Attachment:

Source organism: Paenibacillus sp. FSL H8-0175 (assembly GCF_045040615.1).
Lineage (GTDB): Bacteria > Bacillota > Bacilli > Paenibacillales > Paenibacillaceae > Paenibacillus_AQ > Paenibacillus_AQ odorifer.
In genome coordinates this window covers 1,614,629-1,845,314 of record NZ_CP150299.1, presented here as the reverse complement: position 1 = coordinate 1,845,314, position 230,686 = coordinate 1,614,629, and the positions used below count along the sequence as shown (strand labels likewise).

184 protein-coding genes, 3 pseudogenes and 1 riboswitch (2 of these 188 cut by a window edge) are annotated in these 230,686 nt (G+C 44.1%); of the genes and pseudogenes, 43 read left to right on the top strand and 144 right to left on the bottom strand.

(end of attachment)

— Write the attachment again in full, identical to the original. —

Source organism: Paenibacillus sp. FSL H8-0175 (assembly GCF_045040615.1).
Lineage (GTDB): Bacteria > Bacillota > Bacilli > Paenibacillales > Paenibacillaceae > Paenibacillus_AQ > Paenibacillus_AQ odorifer.
In genome coordinates this window covers 1,614,629-1,845,314 of record NZ_CP150299.1, presented here as the reverse complement: position 1 = coordinate 1,845,314, position 230,686 = coordinate 1,614,629, and the positions used below count along the sequence as shown (strand labels likewise).

184 protein-coding genes, 3 pseudogenes and 1 riboswitch (2 of these 188 cut by a window edge) are annotated in these 230,686 nt (G+C 44.1%); of the genes and pseudogenes, 43 read left to right on the top strand and 144 right to left on the bottom strand.